October - Helping in Emergency Breathing Situations
Helping in Emergency Breathing Situations
We would like to see each district have first aid and CPR available for all office personnel. However, this will take some planning to accomplish this task. In the meantime, there are some tips that can be used to help, if an emergency should arise.
Oxygen is vital for our bodies to survive. As we breathe in air or oxygen it is transferred to our lungs. When oxygen doesn't enter the body, it becomes a life-threatening situation. If this happens, we should call 911 or another emergency number, then commence to care for the life-threatening conditions.
How do you know when someone is choking?
- Their airway is blocked by a piece food or other object.
- If they grab their throat with one or both hands, this is a sign of choking.
- If they can't talk, cough or breathe, you will need to remove the object from their throat by giving quick, hard abdominal thrusts. Don't do the abdominal thrusts if they are talking or coughing.
How to give abdominal thrusts
- Abdominal thrusts or pushing above the navel forces objects out of a person's airway.
- To give abdominal thrusts, stand behind the person and wrap your arms around their waist.
- Make a fist with one hand and grab your fist with the other hand,
- Position your hands between the navel and rib cage with the thumb facing inward just above the navel.
- Then give inward and upward thrusts.
- Repeat these thrusts until the object in his throat is forced out or he becomes unconscious.
- If a pregnant woman or a child is choking, follow the emergency operator's instruction for giving abdominal thrusts.
When should rescue breathing be used?
- In some emergency situations, you will find an unconscious victim. You should check to see if the person is breathing.
- To do this, put your head near the person's mouth and nose.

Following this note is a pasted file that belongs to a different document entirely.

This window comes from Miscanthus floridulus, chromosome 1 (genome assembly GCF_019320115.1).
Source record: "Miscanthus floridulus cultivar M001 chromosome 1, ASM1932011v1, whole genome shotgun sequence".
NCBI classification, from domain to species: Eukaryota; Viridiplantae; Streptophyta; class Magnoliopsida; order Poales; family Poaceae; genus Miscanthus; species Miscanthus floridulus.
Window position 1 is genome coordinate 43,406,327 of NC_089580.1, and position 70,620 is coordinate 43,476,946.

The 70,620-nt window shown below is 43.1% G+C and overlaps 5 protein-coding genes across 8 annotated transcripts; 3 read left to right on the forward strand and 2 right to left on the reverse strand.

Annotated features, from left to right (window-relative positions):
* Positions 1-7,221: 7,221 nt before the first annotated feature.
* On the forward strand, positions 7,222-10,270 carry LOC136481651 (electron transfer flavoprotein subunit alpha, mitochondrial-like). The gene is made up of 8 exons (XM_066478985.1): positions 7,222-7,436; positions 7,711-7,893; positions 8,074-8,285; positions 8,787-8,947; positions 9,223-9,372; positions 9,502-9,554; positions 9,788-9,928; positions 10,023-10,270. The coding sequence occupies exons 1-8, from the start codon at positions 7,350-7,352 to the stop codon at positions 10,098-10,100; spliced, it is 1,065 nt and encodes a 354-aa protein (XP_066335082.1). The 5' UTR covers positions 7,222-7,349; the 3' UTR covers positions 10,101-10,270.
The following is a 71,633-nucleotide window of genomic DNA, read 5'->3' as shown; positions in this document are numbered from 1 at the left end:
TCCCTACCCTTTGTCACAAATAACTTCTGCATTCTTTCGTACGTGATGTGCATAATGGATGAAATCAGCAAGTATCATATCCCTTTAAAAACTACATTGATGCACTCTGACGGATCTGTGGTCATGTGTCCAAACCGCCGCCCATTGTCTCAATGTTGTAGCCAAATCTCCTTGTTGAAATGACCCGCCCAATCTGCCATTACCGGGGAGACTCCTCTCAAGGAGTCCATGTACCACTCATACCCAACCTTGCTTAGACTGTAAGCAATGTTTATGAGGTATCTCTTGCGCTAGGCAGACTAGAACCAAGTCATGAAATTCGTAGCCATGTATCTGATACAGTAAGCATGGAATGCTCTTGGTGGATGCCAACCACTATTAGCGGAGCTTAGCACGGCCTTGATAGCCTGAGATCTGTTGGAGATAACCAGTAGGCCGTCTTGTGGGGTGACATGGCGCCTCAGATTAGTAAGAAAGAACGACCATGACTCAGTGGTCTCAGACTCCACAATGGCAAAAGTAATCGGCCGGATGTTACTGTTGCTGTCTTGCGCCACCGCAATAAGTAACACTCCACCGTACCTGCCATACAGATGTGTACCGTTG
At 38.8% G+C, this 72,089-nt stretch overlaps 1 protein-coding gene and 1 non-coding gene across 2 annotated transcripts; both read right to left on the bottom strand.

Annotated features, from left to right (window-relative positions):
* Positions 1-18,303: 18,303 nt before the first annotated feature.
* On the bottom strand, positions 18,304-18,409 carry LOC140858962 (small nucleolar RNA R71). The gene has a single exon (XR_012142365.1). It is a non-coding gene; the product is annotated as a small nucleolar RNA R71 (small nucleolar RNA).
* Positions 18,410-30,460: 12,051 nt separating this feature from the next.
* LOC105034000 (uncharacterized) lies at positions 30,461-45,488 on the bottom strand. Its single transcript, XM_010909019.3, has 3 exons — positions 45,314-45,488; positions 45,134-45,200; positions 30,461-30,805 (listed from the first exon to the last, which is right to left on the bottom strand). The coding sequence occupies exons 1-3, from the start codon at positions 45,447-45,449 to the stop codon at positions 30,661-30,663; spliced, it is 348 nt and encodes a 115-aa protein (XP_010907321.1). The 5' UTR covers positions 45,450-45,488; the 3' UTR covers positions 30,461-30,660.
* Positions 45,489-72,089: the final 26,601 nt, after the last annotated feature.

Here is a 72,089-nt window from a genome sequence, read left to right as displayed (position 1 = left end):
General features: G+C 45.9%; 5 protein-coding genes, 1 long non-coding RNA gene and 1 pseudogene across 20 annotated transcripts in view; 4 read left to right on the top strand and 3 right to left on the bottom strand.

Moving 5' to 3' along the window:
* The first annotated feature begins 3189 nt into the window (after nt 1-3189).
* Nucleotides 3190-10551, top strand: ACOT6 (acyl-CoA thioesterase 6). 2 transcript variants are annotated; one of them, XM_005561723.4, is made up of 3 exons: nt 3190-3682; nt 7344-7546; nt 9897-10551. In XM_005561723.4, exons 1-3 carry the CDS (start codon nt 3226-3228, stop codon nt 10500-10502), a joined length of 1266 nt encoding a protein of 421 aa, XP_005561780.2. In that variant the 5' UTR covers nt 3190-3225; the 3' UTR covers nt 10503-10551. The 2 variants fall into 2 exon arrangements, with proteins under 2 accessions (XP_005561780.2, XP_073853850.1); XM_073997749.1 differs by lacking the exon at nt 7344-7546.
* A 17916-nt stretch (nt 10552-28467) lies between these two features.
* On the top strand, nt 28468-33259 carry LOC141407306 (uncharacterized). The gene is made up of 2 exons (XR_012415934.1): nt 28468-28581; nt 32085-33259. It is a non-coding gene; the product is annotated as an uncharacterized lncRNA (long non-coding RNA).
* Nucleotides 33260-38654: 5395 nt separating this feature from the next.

- Look, listen and feel for breathing for about five seconds. At the same time, watch to see if the chest rises and falls.
- If the person is not on his back, carefully roll him while supporting the head and neck.
- You will have to give rescue breathing if the person is not breathing. This may keep the person alive until medical help arrives. If the person is not breathing and does not have a pulse, find someone who can perform CPR.
How to perform rescue breathing?
- First, give two rescue breaths.
- Tilt the person's head back and lift the chin. then pinch and shut the nose.
- Place your mouth on theirs, form a tight seal. If a face shield or gloves are available, use them to protect yourself from body fluids
- Blow two (2) slow breaths of air into their mouth. Breathe into the person until the chest gently rises.
- Then check for a pulse.
Continue rescue breathing as long as necessary
- If a pulse is present, but the person is still not breathing, continue rescue breathing.
- Blow one slow breath of air into his mouth every five seconds.
- Continue this for about one (1) minute at a rate of 12 breaths every minute.
- Then check to see if the person is breathing on their own.
- Remember to stop rescue breathing if the scene becomes unsafe, if you can see or feel signs of breathing, or if you are too exhausted to continue.
- Know that oxygen is vital to life and must enter through the lungs.
- Remember in an emergency situation to call for help and care for the life threatening emergencies.
- Perform rescue breathing if a person is not breathing.
- Hesitate to help someone in an emergency situation.
- Forget to call 911 or an emergency number for medical assistance.
- Give abdominal thrusts to some one who is talking or coughing.
Acting quickly and calmly may help to save a life of a family member or co-worker. Someone who is choking may not be breathing because an object is blocking their airway. Perform rescue breathing if a person is not breathing on their own.
IHL has a program that we can teach free for First aid and CPR.
We have done this already at some MAFES stations and would love to see it done in the EXTENSION DISTRICTS. This program is free to the university.
SAFETY SHOULD NEVER BE NEGLECTED!
Excerpts: Gemplers' Alert-June, 2005 August 15, 2005
Ted Gordon is the Risk Management/Loss Control Manager for the Mississippi State University Extension Service and the Mississippi Agricultural and Forestry Experiment Station. His office is located in the North Mississippi Research and Extension Center, in Verona, MS. His telephone number is 662-566-2201.